For many, work-at-home orders aimed at fighting the COVID-19 pandemic have had an unintended side effect: sleep loss.
"We've seen a significant increase in reports of stress-related insomnia in recent months," said Julio Fernandez-Mendoza of the Penn State Health Sleep Research and Treatment Center in Hummelstown, Penn.
Stress and worry about the pandemic is one reason and ...
If anxiety and fear about COVID-19 are keeping you awake, rest assured: Adopting a few easy-to-follow habits will help you get a good night's sleep.
"Now more than ever, we need to get good sleep," said Dr. Amy Guralnick, a pulmonologist at Loyola Medicine in Chicago. "Sleep can help our immune system function at its best. Getting a good night's sleep also helps us to think clearly an...
No matter whether your favorite team wins or loses, March Madness will likely put a slam dunk on your sleep habits.
For many Americans, staying up late to watch NCAA basketball tournament games is a much-anticipated annual rite. But the American Academy of Sleep Medicine (AASM) warns that those late-night games can cause problems.
People with irregular sleep patterns may be at increased risk for heart attack and stroke, a new study suggests.
Researchers analyzed data from nearly 2,000 Americans between 45 and 84 years of age who did not have heart disease. Participants wore a wrist device that monitored their sleep for seven days, including bedtime, sleep duration and wake time.
If you're Hispanic and missing out on needed sleep, a new study suggests that could make you more prone to memory problems and possibly Alzheimer's disease.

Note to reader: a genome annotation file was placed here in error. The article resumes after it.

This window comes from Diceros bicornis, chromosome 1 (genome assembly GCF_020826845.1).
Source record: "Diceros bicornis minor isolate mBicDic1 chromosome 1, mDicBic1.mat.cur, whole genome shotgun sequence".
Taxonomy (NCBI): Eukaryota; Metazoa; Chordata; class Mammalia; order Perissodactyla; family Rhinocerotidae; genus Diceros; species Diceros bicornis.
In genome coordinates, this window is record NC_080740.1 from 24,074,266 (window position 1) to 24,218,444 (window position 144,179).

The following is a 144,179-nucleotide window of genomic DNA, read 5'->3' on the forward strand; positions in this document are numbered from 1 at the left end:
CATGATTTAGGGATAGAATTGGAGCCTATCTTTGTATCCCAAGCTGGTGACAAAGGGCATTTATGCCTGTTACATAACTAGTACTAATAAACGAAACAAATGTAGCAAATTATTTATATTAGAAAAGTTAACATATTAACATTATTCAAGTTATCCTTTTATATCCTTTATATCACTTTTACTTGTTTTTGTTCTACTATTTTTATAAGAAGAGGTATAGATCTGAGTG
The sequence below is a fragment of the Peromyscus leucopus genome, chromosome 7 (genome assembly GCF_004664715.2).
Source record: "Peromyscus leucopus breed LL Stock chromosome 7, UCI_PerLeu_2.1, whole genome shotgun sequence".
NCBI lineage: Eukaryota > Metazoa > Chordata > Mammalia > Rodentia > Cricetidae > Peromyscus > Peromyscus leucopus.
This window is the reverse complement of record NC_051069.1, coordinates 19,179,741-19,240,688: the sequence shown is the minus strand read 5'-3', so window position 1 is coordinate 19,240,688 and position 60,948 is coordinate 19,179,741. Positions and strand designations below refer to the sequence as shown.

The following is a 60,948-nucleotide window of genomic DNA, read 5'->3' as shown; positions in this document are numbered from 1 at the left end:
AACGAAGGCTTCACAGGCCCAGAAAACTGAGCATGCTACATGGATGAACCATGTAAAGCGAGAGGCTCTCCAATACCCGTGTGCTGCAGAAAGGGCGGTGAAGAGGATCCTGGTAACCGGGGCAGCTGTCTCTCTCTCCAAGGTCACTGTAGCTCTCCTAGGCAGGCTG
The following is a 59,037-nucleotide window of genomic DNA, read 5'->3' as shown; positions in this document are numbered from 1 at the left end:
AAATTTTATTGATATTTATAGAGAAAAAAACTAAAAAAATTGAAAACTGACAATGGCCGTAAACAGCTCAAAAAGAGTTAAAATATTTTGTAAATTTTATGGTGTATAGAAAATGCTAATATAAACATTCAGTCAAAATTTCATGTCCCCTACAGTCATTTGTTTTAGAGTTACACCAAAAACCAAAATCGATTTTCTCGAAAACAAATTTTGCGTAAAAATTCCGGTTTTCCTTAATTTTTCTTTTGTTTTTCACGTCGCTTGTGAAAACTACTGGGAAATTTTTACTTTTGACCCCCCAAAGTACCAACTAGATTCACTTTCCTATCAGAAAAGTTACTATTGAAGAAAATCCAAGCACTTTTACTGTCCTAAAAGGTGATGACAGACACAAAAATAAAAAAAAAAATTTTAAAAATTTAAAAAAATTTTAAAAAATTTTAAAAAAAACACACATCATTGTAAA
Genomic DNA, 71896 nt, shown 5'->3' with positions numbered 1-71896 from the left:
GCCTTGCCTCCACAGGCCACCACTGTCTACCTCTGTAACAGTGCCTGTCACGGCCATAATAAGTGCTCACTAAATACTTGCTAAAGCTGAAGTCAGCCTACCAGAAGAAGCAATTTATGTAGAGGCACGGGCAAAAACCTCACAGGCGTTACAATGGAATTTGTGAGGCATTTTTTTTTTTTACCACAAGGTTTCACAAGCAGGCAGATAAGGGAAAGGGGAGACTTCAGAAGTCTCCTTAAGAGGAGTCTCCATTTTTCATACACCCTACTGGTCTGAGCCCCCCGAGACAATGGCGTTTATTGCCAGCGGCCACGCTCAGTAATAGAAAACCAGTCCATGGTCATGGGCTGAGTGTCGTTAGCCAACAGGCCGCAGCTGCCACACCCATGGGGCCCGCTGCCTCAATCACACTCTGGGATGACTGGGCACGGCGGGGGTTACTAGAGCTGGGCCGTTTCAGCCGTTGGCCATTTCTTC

"This finding is particularly important because Hispanics have a significantly higher risk of Alzheimer's disease compared with non-Hispanic whites," said study leader Dr. Alberto Ramos. He is a sleep ...
People with severe insomnia may find that a sedative helps them sleep and banishes thoughts of suicide, a new study suggests.
"If you have a patient who complains that their sleep has taken a turn for the worse, then there is reason to open the door to a question about suicide," said corresponding author Dr. W. Vaughn McCall. He's chairman of the department of psychiatry and health b...
Getting seven to nine hours of sleep a night is essential for your good health, according to sleep experts.
Too little sleep not only makes you tired and cranky all day, it also has other unwanted side effects, including decreased creativity and accuracy, increased stress, tremors, aches and memory lapses or loss.
It also puts you at risk for symptoms similar to those of a...
A drug used to treat post-traumatic stress disorder (PTSD) may actually be harmful, a new study suggests.
The high blood pressure drug prazosin is sometimes used to treat PTSD-related nightmares and insomnia that can increase suicide risk. But this small study suggests the drug may make nightmares and insomnia worse and not reduce suicidal thoughts in PTSD patients.
When it comes to sleep, people seem to have different needs. But how much sleep is best for your heart?
A new analysis of 11 studies that included a total of more than 1 million adults without heart disease suggests the sweet spot is six to eight hours a night. The studies were published within the past five years.
The researchers compared adults who slept between six and e...
One sleepless night might tip the body's metabolism toward storing fat while depleting muscle, new research suggests.
Many studies have linked poor sleep -- whether from insomnia or working the night shift -- to weight gain and health conditions like type 2 diabetes. But that type of research leaves open the question of whether sleep loss itself is to blame.
Sleep problems can play havoc with your social life, a new study suggests.
A series of experiments revealed sleep-deprived people feel lonelier and less eager to engage with others. That, in turn, makes others less likely to want to socialize with the sleep-deprived, researchers said.
The researchers also found that well-rested people feel lonely after spending just a short ...
Giving dementia patients sleeping pills might raise their risk of broken bones, a new study suggests.
Researchers compared data from nearly 3,000 dementia patients who took the commonly prescribed sleep drugs zolpidem, zopiclone and zaleplon (so-called Z-drugs) and nearly 1,700 dementia patients who did not take the drugs. The brand names for these drugs include Lunesta, Ambien and So...